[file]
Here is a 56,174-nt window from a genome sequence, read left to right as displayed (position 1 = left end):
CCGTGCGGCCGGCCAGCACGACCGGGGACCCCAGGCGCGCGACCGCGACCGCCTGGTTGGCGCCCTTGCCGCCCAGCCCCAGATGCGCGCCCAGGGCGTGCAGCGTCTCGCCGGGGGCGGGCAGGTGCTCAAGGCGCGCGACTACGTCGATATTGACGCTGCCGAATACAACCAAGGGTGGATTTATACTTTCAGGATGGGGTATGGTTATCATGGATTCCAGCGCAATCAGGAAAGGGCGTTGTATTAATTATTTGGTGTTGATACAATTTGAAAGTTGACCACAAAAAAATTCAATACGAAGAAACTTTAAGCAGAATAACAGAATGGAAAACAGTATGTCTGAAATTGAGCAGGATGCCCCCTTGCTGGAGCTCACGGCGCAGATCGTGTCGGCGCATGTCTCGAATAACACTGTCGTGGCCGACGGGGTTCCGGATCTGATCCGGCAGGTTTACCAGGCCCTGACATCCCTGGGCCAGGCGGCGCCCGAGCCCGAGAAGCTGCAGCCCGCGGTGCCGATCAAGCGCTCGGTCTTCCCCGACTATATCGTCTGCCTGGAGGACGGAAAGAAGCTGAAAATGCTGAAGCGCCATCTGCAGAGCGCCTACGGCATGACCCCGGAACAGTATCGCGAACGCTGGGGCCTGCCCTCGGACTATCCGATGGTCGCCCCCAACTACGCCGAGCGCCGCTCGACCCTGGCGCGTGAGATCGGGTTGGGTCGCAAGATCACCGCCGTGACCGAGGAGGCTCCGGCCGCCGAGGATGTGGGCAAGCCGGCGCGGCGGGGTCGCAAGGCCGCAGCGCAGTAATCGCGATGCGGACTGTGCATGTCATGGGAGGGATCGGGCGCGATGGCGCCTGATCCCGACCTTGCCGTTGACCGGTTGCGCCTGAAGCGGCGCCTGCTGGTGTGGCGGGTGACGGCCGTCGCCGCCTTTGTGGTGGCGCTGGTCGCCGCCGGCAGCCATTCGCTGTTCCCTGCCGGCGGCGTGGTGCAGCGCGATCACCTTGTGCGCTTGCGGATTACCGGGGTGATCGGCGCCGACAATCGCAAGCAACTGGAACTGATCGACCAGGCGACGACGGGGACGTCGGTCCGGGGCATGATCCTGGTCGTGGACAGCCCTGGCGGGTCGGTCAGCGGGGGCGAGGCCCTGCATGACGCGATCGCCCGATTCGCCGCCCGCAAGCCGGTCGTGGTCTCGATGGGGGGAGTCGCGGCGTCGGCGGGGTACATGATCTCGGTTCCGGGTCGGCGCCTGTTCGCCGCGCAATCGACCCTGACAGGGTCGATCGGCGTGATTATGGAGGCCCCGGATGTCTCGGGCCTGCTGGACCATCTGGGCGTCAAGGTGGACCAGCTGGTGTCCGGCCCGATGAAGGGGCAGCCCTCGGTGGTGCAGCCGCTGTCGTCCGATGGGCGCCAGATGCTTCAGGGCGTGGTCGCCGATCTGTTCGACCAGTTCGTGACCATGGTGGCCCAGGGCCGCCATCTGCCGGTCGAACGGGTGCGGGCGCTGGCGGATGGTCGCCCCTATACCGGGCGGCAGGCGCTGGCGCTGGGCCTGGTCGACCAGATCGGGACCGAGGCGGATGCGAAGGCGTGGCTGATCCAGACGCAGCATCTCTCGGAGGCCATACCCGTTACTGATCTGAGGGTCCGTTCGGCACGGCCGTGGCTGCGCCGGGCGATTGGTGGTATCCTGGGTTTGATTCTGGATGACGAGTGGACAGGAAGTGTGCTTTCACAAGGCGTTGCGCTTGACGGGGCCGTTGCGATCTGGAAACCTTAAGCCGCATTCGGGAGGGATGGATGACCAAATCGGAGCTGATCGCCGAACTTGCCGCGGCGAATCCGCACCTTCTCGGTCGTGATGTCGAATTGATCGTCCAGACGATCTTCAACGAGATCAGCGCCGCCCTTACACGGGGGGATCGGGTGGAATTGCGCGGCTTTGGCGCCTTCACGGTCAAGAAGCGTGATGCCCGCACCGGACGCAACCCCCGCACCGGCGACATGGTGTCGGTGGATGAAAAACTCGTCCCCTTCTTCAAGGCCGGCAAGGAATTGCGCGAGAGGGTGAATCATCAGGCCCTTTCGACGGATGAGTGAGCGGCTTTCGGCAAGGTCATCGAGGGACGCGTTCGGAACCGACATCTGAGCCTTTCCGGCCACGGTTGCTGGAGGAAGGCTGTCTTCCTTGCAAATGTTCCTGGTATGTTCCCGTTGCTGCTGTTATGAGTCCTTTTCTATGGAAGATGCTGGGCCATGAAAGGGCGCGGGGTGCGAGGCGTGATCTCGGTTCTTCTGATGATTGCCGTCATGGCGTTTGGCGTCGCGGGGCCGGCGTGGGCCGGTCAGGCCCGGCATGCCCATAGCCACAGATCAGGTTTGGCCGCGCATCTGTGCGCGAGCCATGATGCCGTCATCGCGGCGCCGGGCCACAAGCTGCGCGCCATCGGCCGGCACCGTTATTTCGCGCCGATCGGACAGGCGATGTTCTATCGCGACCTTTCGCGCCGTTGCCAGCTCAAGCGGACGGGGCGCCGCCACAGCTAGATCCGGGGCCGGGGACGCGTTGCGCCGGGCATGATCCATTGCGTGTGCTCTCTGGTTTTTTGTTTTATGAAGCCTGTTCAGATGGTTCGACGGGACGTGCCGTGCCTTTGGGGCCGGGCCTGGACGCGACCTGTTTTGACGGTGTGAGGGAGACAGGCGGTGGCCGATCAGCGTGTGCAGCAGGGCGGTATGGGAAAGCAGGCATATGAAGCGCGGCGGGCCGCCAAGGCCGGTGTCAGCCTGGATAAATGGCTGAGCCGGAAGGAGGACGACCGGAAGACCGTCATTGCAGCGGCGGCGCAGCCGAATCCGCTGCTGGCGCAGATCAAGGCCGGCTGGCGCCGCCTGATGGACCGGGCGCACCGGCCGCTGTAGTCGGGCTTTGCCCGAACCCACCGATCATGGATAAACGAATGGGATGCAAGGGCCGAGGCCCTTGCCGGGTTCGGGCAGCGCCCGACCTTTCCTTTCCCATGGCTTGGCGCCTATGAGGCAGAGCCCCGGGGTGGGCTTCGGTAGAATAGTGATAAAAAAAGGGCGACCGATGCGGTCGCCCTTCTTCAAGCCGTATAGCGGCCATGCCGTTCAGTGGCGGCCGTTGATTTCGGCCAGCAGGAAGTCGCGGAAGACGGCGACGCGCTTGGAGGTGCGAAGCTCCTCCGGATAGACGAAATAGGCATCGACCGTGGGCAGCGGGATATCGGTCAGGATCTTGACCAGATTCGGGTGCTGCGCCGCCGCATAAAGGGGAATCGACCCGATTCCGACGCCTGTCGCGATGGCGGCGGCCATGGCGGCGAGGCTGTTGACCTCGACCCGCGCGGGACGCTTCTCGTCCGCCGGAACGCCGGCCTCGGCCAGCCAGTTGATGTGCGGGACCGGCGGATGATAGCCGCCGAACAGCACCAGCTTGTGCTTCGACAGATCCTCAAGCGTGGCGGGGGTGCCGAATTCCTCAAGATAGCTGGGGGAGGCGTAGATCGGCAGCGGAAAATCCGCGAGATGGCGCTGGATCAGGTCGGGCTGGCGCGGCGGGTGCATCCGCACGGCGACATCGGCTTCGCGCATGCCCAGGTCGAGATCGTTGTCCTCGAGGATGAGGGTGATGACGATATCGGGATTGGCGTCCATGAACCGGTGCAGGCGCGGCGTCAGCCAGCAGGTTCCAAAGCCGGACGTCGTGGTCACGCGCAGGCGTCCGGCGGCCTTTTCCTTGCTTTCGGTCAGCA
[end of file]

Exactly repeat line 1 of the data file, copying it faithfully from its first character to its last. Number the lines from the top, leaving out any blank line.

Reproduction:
Here is a 56,174-nt window from a genome sequence, read left to right as displayed (position 1 = left end):